Tuesday, November 11, 2008

Exposing the replacement bluff

When the time comes for someone or something to go, we put on our thinking caps and debate who is going to replace them. For the purpose of replacement we dig out people or things with similarity and construct a narrative which suggests just this. Going further and deeper, even Gods are replaced and the latest and the new, burst into popular culture as finished products of an all-knowing mind.

But is this something which we should adhere to and accept, or pause to think and challenge? The euphoria behind the 2-0 test series win against the Australian cricket team is yet to die down for the Indians. With this win we have got our hands on the Border-Gavaskar trophy and the second spot in the ICC world ranking for test cricket. But along with the euphoria comes a slight nostalgia and pain. Two of India’s most respected and successful cricketers, Saurav Ganguly and Anil Kumble have retired from international cricket. Saurav Ganguly in the past twelve years has accumulated an amazing record (38 centuries) in both versions of the game and can even be credited for bringing in a positive aggression into the game. Anil Kumble, the silent assassin is India’s most successful bowler (619 wickets) to date in test cricket.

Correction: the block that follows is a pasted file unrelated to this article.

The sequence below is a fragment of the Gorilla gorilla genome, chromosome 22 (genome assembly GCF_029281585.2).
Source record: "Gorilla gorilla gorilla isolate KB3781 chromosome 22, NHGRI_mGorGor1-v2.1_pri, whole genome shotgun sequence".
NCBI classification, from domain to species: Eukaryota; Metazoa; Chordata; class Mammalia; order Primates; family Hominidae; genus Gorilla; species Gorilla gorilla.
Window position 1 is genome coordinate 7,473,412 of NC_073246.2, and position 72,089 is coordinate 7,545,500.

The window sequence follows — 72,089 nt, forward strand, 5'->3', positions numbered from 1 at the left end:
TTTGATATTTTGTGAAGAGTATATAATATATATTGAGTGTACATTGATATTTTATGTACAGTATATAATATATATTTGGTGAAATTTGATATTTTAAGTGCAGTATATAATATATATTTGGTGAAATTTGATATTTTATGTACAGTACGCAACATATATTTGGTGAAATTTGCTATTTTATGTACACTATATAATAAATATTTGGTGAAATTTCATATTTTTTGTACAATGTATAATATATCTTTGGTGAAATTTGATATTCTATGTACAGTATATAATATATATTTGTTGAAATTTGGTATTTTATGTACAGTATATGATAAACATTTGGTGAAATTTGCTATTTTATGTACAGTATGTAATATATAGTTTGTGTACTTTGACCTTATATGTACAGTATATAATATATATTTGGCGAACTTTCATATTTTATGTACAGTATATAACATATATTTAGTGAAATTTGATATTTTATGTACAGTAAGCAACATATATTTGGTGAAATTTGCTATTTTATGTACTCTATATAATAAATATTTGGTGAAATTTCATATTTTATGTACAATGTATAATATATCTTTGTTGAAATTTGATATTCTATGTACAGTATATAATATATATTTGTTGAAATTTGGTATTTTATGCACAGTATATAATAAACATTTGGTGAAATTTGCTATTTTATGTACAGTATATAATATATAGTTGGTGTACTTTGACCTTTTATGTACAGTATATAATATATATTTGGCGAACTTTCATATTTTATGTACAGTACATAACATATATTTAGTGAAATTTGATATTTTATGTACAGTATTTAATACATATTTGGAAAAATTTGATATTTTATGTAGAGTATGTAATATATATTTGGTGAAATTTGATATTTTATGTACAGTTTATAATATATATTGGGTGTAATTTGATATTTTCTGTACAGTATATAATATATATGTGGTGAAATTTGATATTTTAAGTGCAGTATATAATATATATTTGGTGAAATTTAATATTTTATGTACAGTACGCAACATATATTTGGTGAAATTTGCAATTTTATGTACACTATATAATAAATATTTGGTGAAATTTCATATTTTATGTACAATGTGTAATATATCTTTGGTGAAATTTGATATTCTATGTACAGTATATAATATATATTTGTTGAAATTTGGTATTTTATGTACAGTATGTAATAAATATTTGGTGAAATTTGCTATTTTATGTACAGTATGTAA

With their retirement an era has come to an end. India has been lead and lead well by these two men who have given their all for the country. But with their retirement also comes the obituary and the search for replacements. Do we have replacements for them? The whole usage of replacement can be seen as a capitalist usage of getting on with it, because individuals don’t really matter. Everything is seen as a set of skills which can be duplicated and thus replaced by anyone at anytime. But life is not all about a few skills and replacing people.

Life is in essence a tree. Leaves fall and will never come back again. New leaves start growing but not replacing the old ones. The old leaves already have weaved memories and stories around us. That cannot be replaced. The new leaves will weave new memories and stories around us. Let us then wait for new lives to be lived, stories to be told and games to be played. Until then let us pay tribute to the old who will never be replaced and will forever live on for each of us.